At trial, the United Stated admitted that it erroneously had asserted that the $5.8 million in interest had been omitted from income in the year 2000. However, during the refund suit, the United States raised a brand new theory to maintain its position that the Estate was not entitled to a refund.

    In granting the Estate’s refund claim, the court found first that under Code Section 7491 shifted the burden of proof to the United States because the Estate proved that it met the requirements under Section 7491 necessary to shift the burden to the government. In particular, despite the position of the United States that documentation had not been provided to it,  the court found that the Estate was able to demonstrate that it cooperated with all reasonable requests for documents, information and meetings as requested by the IRS.  The IRS, having raised a new theory at trial was unable to present “facts” to carry its burden.

    The court then concluded that the United States was prevented by res judicata or “claim preclusion” from contesting the Estate’s refund claim,  because the claims of the United States in the 2013 refund trial could have been brought in Batchelor #1, but were not.  The elements of res judicata were met because: Batchelor #1 had: (1) was between the identical parties, i.e., the United States and the Batchelor Estate, (2) involved the same installment sale transaction and payments, (3) concerned the same cause of action and the same operative nucleus of facts, and (4) had been resolved in favor of the Batchelor Estate in 2005 by a final summary judgment on its merits.

    This decision is one in which the United States was unable to prove it case on the facts, in part because it could not carry its burden of proof. Further, due to res judicata, the United States was unable to prevail as it was barred from doing so by law. 

Wednesday, November 13, 2013

Purpose for "JOTTG" - Welcome

In 1989, my late law partner and friend, Marvin Gutter and I decided to limit our federal tax practice to tax controversy matters. Over the years we were never able to carry out that mission of exclusivity. Instead, we bowed to the pressures of our active tax practice taking on the not only tax controversy matters but many tax planning and transactional matters which we could not seem to "turn away."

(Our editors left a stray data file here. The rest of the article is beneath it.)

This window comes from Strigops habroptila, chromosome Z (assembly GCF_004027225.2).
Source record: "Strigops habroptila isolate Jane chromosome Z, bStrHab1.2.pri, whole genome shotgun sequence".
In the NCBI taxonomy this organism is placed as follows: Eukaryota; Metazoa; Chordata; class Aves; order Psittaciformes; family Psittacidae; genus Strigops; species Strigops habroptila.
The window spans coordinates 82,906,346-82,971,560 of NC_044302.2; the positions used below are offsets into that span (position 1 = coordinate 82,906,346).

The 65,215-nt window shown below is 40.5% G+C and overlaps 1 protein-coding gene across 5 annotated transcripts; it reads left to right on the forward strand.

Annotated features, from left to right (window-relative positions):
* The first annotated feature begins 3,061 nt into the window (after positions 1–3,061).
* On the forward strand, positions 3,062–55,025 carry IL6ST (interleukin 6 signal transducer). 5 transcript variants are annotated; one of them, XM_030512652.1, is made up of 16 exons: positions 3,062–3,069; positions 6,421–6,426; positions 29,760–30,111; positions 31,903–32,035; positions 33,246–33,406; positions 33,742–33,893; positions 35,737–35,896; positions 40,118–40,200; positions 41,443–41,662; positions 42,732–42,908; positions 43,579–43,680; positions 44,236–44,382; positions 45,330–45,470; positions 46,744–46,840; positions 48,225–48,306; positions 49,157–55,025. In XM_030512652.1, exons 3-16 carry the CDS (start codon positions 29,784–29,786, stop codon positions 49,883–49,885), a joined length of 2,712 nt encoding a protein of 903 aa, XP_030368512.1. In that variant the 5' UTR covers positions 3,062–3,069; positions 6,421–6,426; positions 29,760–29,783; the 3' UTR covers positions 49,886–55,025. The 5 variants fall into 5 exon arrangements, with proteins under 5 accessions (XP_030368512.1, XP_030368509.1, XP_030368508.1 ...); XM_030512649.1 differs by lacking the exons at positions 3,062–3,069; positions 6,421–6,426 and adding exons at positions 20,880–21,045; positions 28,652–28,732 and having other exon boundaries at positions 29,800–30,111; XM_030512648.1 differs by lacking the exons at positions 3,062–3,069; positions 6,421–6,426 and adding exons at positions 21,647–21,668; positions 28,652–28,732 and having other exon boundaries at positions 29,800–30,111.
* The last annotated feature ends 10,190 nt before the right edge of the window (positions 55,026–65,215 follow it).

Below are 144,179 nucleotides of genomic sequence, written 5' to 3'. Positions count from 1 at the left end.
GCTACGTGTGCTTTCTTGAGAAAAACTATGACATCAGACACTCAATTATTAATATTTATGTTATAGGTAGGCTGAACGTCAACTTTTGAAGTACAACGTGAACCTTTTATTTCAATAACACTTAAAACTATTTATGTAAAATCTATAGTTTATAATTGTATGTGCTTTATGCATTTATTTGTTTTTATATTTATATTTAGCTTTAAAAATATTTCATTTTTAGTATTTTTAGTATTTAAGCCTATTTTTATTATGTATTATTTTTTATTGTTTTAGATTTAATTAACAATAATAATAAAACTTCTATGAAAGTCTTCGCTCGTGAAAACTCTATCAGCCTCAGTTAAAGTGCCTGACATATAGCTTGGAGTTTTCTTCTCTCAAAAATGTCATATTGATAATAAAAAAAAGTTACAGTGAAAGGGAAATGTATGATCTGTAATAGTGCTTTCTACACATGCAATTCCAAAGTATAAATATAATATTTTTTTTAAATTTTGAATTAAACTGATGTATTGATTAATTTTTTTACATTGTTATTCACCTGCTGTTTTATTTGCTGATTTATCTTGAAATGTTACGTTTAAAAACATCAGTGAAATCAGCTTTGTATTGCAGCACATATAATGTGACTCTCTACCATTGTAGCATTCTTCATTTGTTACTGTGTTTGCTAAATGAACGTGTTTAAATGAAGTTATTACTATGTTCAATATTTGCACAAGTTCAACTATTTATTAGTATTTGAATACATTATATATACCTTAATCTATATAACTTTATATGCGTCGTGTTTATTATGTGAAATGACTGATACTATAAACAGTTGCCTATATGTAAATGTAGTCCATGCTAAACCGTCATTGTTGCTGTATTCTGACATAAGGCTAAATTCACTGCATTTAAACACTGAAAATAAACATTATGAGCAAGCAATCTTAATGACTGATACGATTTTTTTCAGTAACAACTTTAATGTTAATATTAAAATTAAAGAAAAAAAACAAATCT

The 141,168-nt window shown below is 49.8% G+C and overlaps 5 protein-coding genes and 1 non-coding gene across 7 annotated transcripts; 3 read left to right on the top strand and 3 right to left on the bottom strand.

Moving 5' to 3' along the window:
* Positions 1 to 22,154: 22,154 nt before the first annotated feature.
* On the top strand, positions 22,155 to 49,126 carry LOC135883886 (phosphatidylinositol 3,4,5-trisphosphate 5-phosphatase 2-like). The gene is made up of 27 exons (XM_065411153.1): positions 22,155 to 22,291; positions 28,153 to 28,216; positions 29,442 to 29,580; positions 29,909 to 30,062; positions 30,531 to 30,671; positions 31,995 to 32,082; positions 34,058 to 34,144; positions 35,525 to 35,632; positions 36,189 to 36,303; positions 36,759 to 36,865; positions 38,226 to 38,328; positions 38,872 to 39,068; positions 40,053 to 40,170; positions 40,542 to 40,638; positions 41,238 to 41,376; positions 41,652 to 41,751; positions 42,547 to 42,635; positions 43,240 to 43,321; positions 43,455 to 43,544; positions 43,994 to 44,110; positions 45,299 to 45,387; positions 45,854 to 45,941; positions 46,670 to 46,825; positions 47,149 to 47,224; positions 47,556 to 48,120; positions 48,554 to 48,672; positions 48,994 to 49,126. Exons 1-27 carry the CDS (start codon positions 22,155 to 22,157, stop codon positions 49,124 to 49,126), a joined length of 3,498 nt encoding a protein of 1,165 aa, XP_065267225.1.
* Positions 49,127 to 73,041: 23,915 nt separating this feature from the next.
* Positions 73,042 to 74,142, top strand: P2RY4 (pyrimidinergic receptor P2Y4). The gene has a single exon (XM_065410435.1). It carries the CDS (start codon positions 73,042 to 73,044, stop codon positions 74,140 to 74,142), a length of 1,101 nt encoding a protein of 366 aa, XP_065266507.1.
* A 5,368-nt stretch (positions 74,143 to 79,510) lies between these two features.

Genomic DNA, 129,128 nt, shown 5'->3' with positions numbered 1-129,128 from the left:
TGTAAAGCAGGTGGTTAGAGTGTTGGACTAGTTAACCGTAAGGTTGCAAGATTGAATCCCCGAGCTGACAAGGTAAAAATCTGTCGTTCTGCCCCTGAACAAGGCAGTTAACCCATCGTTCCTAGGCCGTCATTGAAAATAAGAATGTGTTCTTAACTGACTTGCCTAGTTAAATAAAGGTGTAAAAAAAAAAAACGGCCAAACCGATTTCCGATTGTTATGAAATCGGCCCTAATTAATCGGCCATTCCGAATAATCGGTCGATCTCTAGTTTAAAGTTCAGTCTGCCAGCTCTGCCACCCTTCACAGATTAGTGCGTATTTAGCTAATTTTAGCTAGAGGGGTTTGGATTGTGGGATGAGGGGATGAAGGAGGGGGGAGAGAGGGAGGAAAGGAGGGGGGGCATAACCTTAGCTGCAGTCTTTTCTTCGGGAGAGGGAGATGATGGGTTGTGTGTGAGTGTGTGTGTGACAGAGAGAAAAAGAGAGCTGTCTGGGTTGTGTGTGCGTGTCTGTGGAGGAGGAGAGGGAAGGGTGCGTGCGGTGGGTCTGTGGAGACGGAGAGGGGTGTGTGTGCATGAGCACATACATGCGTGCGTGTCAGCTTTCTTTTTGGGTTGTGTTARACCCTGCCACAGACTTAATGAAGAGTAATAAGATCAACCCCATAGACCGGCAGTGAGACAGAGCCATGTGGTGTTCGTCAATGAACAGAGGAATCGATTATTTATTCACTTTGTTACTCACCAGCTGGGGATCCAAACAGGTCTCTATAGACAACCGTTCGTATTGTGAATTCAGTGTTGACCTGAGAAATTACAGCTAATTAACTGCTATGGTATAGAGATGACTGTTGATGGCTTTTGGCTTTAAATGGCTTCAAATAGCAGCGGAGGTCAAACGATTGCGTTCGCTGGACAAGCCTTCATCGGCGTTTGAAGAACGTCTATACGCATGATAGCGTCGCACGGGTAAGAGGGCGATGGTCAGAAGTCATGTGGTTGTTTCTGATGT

Now, almost 15 years later, its time to return to the passion of tax controversy, and in particular the "tax gap."   The "tax gap" is the focus of the federal tax compliance and enforcement issues which are in the forefront of my practice today,  impacting our clients and our system of tax administration.

The "tax gap" is defined by the IRS as the amount of taxes due but not paid on time. In this Blog, and at this time, the "tax gap" will refer to the following:

          1. Gross income which is unquestionably reportable but not reported on income tax returns, for example: income from offshore accounts the subject of current IRS efforts;

        2. Taxable income not reported and not determined to be due during the statutory period for assessment and collection of taxes, for example: income "sheltered" by deductions which would be determined improper if examined and determined judicially;

        3. Taxes other than income taxes which would be due if transactions were reported during the statutory period for assessment and collection of taxes, for example: (i) gift or estate taxes reduced or eliminated due to improper valuations or, (ii) self-employment taxes which, if examined and determined judicially, would be imposed on an S corporation’s sole shareholder who is a professional (such as an attorney, physician, or engineer), and reports no earned income subject to self-employment tax; and

        4.  Tax which is shown as due and owing on tax returns but is not paid in, for example: (i)  payroll taxes shown as collected on the employer’s employment tax returns, but not paid in and as to which the employer’s principals are hopelessly "responsible" or, (ii) amounts owed for whatever and stated as not reasonably collectible in an "offer-in-compromise."

Civil compliance will be emphasized although criminal enforcement and penalties will be included when necessary.

I am hopeful that some of the posts and comments which will find their place in this Blog will spur further thoughts which will motivate positive changes in our federal tax system.

Your thoughts and comments are welcome and will be appreciated.